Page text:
Last year, a team of researchers at the University of Reading’s Henley Business School went about putting together a review of published pieces examining self-awareness at work. And after winnowing down hundreds of thousands of papers on the subject, they arrived at 86 academic works to dig into.
But their analysis surfaced something unexpected: Only a third of those articles included a mention of what self-awareness actually means. And when definitions were included, they varied pretty extensively. Some papers used awareness interchangeably with consciousness; others considered both conscious and unconscious behaviors. Some defined the self as interpersonal, demonstrated by how we behave with others; others looked at it as intrapersonal, existing entirely within ourselves.
“The lack of clarity makes it difficult to develop a reliable and valid measure of self-awareness,” the researchers wrote. In effect, there was no self-awareness standards manual.
Studies show that self-awareness is a foundation for better decision-making, higher performance (pdf), and more effective, authentic leadership. But without one clear definition, how can self-aware strivers—those of us aiming to see ourselves honestly, and use that honesty to do better work—know what we’re really working towards?
Know thyself is a charge as old as Socrates. But what would he think of modern search for self-awareness? We consulted a philosopher about what it means to pursue self-awareness—and what Western philosophical tradition, neuroscience, and germs all have to say about it.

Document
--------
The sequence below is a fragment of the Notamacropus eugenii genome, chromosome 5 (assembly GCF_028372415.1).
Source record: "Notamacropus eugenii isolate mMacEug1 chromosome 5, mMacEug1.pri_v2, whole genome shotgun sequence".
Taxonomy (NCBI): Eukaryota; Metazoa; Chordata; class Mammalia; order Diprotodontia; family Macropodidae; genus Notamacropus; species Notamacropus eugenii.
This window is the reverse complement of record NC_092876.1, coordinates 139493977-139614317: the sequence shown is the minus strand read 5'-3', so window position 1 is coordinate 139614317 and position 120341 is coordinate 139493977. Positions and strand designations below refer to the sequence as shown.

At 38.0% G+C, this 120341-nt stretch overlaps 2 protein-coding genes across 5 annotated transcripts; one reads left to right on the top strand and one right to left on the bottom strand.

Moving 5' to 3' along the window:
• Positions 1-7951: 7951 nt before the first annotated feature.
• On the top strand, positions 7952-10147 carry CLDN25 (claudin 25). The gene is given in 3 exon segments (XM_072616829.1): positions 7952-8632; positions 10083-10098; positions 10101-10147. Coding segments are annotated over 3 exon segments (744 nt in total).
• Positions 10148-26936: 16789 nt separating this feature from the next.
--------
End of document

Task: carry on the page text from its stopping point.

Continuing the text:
Mitchell Green is a professor of philosophy at the University of Connecticut, where he teaches a course called Know Thyself: The Value and Limits of Self-Knowledge. (It’s based on his book of the same name.)
First, Green delineates the idea of self-knowledge from self-understanding. “Understanding is more cohesive and holistic,” he says.
Think of self-knowledge as a flashlight, where you shine a focus on your behaviors one by one. With self-understanding, you’re sweeping your light across these behaviors as a whole—parsing them, processing them, and connecting them to form a larger image of yourself.
If we want to understand self-understanding, Green offers three ideas to guide our thinking.
🧠 The cognitive immune system. Modern experimental psychology suggests our minds have immune systems just as our bodies do. Think of it as the way our brains respond to negative information the way our bodies respond to germs, sending antibodies that attack potential threats.
“If new information can somehow harm my self-esteem or my view of myself, my reaction is to defend against it,” Green says. Say someone delivers you difficult feedback on a presentation: your first instinct may be to think, They’re being unfair, or Well, they just didn’t understand it. If you can identify this natural defense, you can use it to inform how you hear constructive critique—and more readily see feedback at work not as threatening, but useful.
🗣 Arguing introspection, as told by Socrates and Plato. “The Western modern tradition thinks of self-knowledge as introspection, what we might see as navel-gazing,” Green says. That’s the idea of looking within to understand our thinking and feeling.